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"That's going to be one of the top times in the country at this time of year. It'll put Harvard right in the middle of the national scene," Crimson coach Joe Bernal said afterwards.
"I was very shocked--I just didn't think it was that quick," a very happy Bobby Hackett enthused.
They were talking about Hackett's record-shattering performance in his first race as a Harvard swimmer. Hackett, a silver-medalist in the 1500-meter freestyle at the Montreal Olympics, opened his Harvard career Saturday by gilding, apparently effortlessly, to victory in the 200-yd. freestyle with a time of 1:30.38.
Hackett's time obliterated the meet record, surpassed the pool and University records by more than a second, and was the best time ever recorded by a New England swimmer in that event.
The only Eastern swimmer ever to go faster was Fordham's Chuck Felice, coached by new Crimson coach Joe Bernal (who then coached the Rams), at last spring's Eastern championships.
Perhaps the most amazing thing about Hackett's feat was that he didn't even seem to be swimming his hardest. Hackett cruised easily through the first five laps of the eight-lap race, his long, smooth strokes keeping him even with Navy's Dan Gildae. On the sixth lap, Hackett exploded--turning on the gas seemingly at will-and left everyone else far back in his wake. He went on to win the race by half a lap.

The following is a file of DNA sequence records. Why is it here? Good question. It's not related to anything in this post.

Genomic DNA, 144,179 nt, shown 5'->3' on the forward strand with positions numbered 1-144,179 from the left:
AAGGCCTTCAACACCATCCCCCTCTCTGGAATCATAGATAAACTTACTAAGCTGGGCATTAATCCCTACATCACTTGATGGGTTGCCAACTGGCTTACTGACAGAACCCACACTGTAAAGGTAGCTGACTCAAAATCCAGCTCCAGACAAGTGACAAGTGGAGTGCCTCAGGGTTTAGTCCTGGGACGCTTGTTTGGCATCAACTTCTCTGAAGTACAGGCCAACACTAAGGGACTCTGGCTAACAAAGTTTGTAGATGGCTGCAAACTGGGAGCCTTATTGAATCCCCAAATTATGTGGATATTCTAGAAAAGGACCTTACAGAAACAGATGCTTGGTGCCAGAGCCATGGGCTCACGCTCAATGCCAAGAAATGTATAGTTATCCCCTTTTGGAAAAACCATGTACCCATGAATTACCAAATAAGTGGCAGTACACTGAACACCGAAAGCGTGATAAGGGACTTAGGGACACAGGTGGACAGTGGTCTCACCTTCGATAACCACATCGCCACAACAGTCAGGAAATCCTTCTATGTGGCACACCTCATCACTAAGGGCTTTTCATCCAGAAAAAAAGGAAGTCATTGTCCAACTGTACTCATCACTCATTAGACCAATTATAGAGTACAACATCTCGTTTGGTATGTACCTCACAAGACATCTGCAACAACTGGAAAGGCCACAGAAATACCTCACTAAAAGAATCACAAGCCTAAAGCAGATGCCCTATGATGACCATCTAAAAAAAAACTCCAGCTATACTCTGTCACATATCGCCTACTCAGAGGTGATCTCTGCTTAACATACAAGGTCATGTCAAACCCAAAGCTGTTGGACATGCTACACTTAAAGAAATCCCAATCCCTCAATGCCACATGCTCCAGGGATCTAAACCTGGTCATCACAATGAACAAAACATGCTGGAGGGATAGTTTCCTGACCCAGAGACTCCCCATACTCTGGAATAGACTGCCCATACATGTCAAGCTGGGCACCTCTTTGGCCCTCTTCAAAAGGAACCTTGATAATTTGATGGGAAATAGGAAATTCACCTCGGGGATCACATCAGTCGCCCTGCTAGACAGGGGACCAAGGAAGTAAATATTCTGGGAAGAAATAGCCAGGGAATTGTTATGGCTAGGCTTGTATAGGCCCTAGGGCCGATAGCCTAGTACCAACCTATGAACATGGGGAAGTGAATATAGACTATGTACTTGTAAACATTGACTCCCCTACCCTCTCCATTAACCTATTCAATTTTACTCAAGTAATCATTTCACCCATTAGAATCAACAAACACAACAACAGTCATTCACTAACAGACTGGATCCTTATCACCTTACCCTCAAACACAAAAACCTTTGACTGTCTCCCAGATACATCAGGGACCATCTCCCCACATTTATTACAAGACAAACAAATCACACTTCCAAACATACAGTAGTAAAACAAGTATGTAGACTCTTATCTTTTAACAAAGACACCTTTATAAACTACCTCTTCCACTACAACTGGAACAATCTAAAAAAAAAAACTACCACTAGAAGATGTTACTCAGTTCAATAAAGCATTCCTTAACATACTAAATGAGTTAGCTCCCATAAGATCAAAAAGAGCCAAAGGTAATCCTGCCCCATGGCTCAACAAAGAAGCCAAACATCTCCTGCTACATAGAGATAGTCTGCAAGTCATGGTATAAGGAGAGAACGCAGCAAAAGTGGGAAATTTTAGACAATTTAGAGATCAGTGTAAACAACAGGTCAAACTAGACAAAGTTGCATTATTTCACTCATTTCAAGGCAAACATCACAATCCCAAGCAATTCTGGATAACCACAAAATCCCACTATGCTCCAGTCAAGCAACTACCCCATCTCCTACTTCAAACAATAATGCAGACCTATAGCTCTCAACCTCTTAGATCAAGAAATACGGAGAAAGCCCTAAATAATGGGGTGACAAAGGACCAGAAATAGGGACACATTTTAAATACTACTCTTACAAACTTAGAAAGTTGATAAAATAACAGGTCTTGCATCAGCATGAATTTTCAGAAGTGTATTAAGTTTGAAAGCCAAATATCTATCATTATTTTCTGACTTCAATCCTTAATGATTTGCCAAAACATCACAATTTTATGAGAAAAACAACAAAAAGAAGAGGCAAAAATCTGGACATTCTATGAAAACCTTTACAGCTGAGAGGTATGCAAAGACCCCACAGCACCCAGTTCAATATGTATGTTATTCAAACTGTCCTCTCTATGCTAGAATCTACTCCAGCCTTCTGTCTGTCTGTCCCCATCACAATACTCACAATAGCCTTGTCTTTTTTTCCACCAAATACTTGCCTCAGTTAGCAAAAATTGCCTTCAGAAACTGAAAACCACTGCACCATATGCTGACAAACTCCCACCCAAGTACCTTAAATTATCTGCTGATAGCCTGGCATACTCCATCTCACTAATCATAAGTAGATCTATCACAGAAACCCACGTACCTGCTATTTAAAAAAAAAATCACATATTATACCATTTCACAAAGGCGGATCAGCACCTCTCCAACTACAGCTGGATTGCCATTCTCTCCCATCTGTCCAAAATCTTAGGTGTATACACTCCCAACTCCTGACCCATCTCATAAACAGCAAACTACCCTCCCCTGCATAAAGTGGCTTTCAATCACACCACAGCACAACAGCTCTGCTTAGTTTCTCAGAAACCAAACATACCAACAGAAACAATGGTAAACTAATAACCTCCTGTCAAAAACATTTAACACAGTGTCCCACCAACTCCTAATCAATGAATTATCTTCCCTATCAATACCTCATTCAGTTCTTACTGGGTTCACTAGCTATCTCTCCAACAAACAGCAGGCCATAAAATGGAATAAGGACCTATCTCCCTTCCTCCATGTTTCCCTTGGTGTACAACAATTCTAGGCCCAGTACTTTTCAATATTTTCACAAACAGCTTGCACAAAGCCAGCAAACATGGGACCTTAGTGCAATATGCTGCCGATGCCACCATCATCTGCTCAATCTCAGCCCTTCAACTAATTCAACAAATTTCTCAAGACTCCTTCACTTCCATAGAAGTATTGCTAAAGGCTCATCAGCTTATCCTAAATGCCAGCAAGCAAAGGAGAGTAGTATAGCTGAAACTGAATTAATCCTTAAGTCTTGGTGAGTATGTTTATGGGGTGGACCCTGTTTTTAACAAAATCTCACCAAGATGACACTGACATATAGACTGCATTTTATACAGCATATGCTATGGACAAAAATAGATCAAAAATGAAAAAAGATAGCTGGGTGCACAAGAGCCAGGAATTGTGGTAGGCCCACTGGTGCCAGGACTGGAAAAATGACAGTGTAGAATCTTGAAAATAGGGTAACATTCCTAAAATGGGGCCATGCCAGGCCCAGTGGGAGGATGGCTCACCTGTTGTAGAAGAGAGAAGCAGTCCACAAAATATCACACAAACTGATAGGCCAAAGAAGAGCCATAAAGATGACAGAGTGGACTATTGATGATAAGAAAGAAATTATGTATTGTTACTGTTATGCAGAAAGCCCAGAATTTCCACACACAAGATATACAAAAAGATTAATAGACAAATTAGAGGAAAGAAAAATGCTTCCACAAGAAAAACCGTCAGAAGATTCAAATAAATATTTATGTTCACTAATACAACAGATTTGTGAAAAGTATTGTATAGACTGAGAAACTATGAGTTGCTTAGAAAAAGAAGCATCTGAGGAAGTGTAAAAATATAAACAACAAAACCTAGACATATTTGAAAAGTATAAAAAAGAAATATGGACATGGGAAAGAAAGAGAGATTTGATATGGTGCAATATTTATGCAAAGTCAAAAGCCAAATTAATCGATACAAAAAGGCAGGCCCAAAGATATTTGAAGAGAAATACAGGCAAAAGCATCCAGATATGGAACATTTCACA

"I was really controlling it for the first 100. I knew I had to come back in the I.M., so I just wanted to be smooth and strong," Hackett explained afterwards.
Hackett came back indeed. After negative splitting the 200-yd. freestyle (negative split means to swim the second 100 yards in a faster time than the first 100--a difficult task, as any swimmer will tell you), the prodigious freshman got to rest for as long as it took Malcolm Cooper to rocket back and forth across the pool before he swam the 200-yd. Individual Medley. He won that race, beating out Crimson co-captain Duncan Pyle, in the very impressive time of 1:59.60
The scary thing about Hackett's achievements is that he has yet to swim his two best dual meet events--the 500 and 1000-yd, freestyles. When he does, the next chapter of the record book is sure to be rewritten.
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